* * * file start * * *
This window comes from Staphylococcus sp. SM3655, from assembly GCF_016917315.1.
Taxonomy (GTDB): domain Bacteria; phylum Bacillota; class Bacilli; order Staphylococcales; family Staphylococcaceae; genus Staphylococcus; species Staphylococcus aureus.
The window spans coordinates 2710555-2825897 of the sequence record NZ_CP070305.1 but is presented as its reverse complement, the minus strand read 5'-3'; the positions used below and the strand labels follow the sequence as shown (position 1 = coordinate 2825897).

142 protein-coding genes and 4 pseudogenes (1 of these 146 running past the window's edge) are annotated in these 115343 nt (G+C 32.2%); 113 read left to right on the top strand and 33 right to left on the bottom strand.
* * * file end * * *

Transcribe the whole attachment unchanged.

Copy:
This window comes from Staphylococcus sp. SM3655, from assembly GCF_016917315.1.
Taxonomy (GTDB): domain Bacteria; phylum Bacillota; class Bacilli; order Staphylococcales; family Staphylococcaceae; genus Staphylococcus; species Staphylococcus aureus.
The window spans coordinates 2710555-2825897 of the sequence record NZ_CP070305.1 but is presented as its reverse complement, the minus strand read 5'-3'; the positions used below and the strand labels follow the sequence as shown (position 1 = coordinate 2825897).

142 protein-coding genes and 4 pseudogenes (1 of these 146 running past the window's edge) are annotated in these 115343 nt (G+C 32.2%); 113 read left to right on the top strand and 33 right to left on the bottom strand.